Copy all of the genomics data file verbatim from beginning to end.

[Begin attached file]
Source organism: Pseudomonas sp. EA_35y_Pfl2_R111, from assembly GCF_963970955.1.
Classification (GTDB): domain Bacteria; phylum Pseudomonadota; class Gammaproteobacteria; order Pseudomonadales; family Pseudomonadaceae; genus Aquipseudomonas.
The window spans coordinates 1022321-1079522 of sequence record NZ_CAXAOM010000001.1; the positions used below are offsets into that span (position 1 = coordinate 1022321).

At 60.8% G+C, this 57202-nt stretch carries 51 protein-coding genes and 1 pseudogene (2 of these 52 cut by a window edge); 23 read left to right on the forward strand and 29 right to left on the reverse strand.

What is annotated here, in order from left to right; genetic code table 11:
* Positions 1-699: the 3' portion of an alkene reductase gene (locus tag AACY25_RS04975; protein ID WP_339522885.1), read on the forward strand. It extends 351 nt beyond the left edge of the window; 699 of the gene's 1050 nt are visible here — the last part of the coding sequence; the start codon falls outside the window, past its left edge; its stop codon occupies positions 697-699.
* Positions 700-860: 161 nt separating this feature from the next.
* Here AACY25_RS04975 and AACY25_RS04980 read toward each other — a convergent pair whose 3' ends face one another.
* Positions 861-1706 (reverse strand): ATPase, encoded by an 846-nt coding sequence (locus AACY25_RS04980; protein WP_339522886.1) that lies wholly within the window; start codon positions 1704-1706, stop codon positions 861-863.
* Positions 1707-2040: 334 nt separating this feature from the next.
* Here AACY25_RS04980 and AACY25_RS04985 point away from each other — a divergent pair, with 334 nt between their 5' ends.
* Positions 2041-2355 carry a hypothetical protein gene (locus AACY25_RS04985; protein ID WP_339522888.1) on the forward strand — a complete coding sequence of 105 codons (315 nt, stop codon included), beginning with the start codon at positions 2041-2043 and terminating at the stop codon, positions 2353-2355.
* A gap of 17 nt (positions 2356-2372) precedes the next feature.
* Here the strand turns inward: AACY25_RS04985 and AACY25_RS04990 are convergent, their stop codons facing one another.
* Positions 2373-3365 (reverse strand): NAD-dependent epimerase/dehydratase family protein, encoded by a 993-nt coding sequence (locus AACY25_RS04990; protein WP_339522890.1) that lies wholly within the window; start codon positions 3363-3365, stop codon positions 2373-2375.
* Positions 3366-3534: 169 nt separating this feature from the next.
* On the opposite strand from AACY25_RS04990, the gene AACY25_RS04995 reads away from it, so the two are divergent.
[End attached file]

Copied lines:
Source organism: Pseudomonas sp. EA_35y_Pfl2_R111, from assembly GCF_963970955.1.
Classification (GTDB): domain Bacteria; phylum Pseudomonadota; class Gammaproteobacteria; order Pseudomonadales; family Pseudomonadaceae; genus Aquipseudomonas.
The window spans coordinates 1022321-1079522 of sequence record NZ_CAXAOM010000001.1; the positions used below are offsets into that span (position 1 = coordinate 1022321).

At 60.8% G+C, this 57202-nt stretch carries 51 protein-coding genes and 1 pseudogene (2 of these 52 cut by a window edge); 23 read left to right on the forward strand and 29 right to left on the reverse strand.

What is annotated here, in order from left to right; genetic code table 11:
* Positions 1-699: the 3' portion of an alkene reductase gene (locus tag AACY25_RS04975; protein ID WP_339522885.1), read on the forward strand. It extends 351 nt beyond the left edge of the window; 699 of the gene's 1050 nt are visible here — the last part of the coding sequence; the start codon falls outside the window, past its left edge; its stop codon occupies positions 697-699.
* Positions 700-860: 161 nt separating this feature from the next.
* Here AACY25_RS04975 and AACY25_RS04980 read toward each other — a convergent pair whose 3' ends face one another.
* Positions 861-1706 (reverse strand): ATPase, encoded by an 846-nt coding sequence (locus AACY25_RS04980; protein WP_339522886.1) that lies wholly within the window; start codon positions 1704-1706, stop codon positions 861-863.
* Positions 1707-2040: 334 nt separating this feature from the next.
* Here AACY25_RS04980 and AACY25_RS04985 point away from each other — a divergent pair, with 334 nt between their 5' ends.
* Positions 2041-2355 carry a hypothetical protein gene (locus AACY25_RS04985; protein ID WP_339522888.1) on the forward strand — a complete coding sequence of 105 codons (315 nt, stop codon included), beginning with the start codon at positions 2041-2043 and terminating at the stop codon, positions 2353-2355.
* A gap of 17 nt (positions 2356-2372) precedes the next feature.
* Here the strand turns inward: AACY25_RS04985 and AACY25_RS04990 are convergent, their stop codons facing one another.
* Positions 2373-3365 (reverse strand): NAD-dependent epimerase/dehydratase family protein, encoded by a 993-nt coding sequence (locus AACY25_RS04990; protein WP_339522890.1) that lies wholly within the window; start codon positions 3363-3365, stop codon positions 2373-2375.
* Positions 3366-3534: 169 nt separating this feature from the next.
* On the opposite strand from AACY25_RS04990, the gene AACY25_RS04995 reads away from it, so the two are divergent.